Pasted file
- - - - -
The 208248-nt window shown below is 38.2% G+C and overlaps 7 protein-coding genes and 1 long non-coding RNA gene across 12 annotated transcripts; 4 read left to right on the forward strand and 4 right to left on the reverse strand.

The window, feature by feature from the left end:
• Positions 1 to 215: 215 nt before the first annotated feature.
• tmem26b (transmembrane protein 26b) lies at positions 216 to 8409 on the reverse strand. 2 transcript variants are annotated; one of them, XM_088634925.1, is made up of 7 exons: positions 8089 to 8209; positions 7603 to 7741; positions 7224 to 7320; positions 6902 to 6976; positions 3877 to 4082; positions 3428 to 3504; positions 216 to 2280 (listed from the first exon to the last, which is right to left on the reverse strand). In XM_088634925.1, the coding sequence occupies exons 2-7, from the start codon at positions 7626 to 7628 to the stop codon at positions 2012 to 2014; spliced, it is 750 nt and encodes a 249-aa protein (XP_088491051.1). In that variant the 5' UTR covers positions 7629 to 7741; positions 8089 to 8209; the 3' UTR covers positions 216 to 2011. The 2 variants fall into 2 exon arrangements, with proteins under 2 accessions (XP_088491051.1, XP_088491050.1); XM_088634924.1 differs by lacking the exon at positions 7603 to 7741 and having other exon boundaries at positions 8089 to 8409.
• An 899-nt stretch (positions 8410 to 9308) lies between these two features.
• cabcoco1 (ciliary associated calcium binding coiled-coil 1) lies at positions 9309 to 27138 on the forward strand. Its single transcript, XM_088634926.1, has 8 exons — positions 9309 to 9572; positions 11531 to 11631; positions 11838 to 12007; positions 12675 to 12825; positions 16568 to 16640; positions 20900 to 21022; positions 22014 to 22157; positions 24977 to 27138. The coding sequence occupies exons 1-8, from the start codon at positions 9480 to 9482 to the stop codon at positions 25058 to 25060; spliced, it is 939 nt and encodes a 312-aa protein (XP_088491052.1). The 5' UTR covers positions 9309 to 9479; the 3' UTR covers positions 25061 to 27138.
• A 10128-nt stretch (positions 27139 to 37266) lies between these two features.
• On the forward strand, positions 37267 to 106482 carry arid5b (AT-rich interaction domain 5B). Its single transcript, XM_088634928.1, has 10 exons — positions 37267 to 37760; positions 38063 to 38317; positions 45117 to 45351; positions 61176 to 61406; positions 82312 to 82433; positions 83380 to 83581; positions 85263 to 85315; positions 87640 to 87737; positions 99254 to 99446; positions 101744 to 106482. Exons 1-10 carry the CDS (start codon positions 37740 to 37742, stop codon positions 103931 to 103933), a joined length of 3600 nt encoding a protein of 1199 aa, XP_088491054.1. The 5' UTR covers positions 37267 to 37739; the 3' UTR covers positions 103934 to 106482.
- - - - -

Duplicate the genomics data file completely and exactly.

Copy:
The 208248-nt window shown below is 38.2% G+C and overlaps 7 protein-coding genes and 1 long non-coding RNA gene across 12 annotated transcripts; 4 read left to right on the forward strand and 4 right to left on the reverse strand.

The window, feature by feature from the left end:
• Positions 1 to 215: 215 nt before the first annotated feature.
• tmem26b (transmembrane protein 26b) lies at positions 216 to 8409 on the reverse strand. 2 transcript variants are annotated; one of them, XM_088634925.1, is made up of 7 exons: positions 8089 to 8209; positions 7603 to 7741; positions 7224 to 7320; positions 6902 to 6976; positions 3877 to 4082; positions 3428 to 3504; positions 216 to 2280 (listed from the first exon to the last, which is right to left on the reverse strand). In XM_088634925.1, the coding sequence occupies exons 2-7, from the start codon at positions 7626 to 7628 to the stop codon at positions 2012 to 2014; spliced, it is 750 nt and encodes a 249-aa protein (XP_088491051.1). In that variant the 5' UTR covers positions 7629 to 7741; positions 8089 to 8209; the 3' UTR covers positions 216 to 2011. The 2 variants fall into 2 exon arrangements, with proteins under 2 accessions (XP_088491051.1, XP_088491050.1); XM_088634924.1 differs by lacking the exon at positions 7603 to 7741 and having other exon boundaries at positions 8089 to 8409.
• An 899-nt stretch (positions 8410 to 9308) lies between these two features.
• cabcoco1 (ciliary associated calcium binding coiled-coil 1) lies at positions 9309 to 27138 on the forward strand. Its single transcript, XM_088634926.1, has 8 exons — positions 9309 to 9572; positions 11531 to 11631; positions 11838 to 12007; positions 12675 to 12825; positions 16568 to 16640; positions 20900 to 21022; positions 22014 to 22157; positions 24977 to 27138. The coding sequence occupies exons 1-8, from the start codon at positions 9480 to 9482 to the stop codon at positions 25058 to 25060; spliced, it is 939 nt and encodes a 312-aa protein (XP_088491052.1). The 5' UTR covers positions 9309 to 9479; the 3' UTR covers positions 25061 to 27138.
• A 10128-nt stretch (positions 27139 to 37266) lies between these two features.
• On the forward strand, positions 37267 to 106482 carry arid5b (AT-rich interaction domain 5B). Its single transcript, XM_088634928.1, has 10 exons — positions 37267 to 37760; positions 38063 to 38317; positions 45117 to 45351; positions 61176 to 61406; positions 82312 to 82433; positions 83380 to 83581; positions 85263 to 85315; positions 87640 to 87737; positions 99254 to 99446; positions 101744 to 106482. Exons 1-10 carry the CDS (start codon positions 37740 to 37742, stop codon positions 103931 to 103933), a joined length of 3600 nt encoding a protein of 1199 aa, XP_088491054.1. The 5' UTR covers positions 37267 to 37739; the 3' UTR covers positions 103934 to 106482.